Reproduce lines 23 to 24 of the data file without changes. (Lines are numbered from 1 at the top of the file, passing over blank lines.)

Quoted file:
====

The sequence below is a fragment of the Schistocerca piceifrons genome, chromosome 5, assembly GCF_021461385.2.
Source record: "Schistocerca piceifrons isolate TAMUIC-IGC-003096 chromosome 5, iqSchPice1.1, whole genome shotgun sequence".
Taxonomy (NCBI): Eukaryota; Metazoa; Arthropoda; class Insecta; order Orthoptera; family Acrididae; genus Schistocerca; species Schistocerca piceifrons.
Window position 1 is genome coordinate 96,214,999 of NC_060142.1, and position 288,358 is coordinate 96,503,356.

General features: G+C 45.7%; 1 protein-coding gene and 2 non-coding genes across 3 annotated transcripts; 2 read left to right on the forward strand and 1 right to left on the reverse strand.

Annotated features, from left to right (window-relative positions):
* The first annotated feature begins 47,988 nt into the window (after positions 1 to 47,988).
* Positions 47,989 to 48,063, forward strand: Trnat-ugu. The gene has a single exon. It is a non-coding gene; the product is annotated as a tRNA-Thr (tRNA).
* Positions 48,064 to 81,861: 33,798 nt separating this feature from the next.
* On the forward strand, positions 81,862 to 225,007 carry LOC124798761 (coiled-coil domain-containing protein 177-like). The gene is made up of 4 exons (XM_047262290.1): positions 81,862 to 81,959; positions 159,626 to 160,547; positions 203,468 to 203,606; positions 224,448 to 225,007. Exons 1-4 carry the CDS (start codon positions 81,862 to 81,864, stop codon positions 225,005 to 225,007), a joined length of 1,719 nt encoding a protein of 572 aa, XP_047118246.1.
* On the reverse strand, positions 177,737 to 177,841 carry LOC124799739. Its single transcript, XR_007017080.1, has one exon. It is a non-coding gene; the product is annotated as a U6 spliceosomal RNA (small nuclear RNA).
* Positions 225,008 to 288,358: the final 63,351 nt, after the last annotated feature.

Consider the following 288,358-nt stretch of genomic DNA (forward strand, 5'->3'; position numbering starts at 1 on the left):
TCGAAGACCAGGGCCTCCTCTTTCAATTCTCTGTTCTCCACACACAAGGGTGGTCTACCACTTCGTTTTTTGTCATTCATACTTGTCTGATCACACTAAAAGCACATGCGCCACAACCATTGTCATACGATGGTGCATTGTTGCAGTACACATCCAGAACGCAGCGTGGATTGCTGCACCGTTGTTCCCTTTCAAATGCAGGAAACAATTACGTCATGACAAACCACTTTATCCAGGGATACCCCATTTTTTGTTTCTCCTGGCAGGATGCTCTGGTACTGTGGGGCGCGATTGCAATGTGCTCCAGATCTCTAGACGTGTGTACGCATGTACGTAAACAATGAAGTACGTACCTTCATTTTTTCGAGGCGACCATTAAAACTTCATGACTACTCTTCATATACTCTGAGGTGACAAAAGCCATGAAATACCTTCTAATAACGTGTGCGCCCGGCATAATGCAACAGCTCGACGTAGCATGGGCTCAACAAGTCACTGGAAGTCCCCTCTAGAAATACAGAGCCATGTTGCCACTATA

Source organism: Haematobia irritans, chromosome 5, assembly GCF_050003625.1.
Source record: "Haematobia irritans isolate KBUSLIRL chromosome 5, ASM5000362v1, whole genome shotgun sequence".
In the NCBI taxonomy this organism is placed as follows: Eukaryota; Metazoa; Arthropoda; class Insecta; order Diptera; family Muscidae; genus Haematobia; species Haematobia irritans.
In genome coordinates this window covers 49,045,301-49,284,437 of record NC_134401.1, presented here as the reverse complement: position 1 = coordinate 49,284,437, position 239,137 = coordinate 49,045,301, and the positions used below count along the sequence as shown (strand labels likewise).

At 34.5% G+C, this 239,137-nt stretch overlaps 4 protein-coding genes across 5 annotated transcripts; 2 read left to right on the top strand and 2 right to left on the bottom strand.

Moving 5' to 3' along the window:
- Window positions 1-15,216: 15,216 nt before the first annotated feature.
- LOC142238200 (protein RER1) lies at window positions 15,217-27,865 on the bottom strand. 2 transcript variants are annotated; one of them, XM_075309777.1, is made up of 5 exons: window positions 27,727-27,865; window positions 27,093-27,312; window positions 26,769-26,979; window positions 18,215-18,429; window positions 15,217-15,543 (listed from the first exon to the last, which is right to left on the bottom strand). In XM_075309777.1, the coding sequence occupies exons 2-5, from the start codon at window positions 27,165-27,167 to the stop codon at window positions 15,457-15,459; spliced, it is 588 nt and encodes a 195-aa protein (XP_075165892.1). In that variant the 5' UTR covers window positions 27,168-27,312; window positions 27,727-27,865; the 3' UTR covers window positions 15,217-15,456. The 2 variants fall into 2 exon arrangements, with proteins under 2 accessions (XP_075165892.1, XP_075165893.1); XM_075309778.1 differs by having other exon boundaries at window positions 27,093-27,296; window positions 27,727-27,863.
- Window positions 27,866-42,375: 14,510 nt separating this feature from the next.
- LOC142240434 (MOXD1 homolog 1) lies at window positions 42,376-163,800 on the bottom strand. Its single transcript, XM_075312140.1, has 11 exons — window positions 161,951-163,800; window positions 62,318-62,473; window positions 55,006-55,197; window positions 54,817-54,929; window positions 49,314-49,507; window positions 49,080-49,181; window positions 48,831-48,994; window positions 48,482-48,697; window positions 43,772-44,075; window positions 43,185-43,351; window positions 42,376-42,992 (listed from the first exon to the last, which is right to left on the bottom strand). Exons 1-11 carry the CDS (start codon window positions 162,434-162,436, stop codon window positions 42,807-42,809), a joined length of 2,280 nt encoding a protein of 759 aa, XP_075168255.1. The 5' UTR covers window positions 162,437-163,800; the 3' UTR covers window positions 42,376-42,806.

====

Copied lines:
- Window positions 27,866-42,375: 14,510 nt separating this feature from the next.
- LOC142240434 (MOXD1 homolog 1) lies at window positions 42,376-163,800 on the bottom strand. Its single transcript, XM_075312140.1, has 11 exons — window positions 161,951-163,800; window positions 62,318-62,473; window positions 55,006-55,197; window positions 54,817-54,929; window positions 49,314-49,507; window positions 49,080-49,181; window positions 48,831-48,994; window positions 48,482-48,697; window positions 43,772-44,075; window positions 43,185-43,351; window positions 42,376-42,992 (listed from the first exon to the last, which is right to left on the bottom strand). Exons 1-11 carry the CDS (start codon window positions 162,434-162,436, stop codon window positions 42,807-42,809), a joined length of 2,280 nt encoding a protein of 759 aa, XP_075168255.1. The 5' UTR covers window positions 162,437-163,800; the 3' UTR covers window positions 42,376-42,806.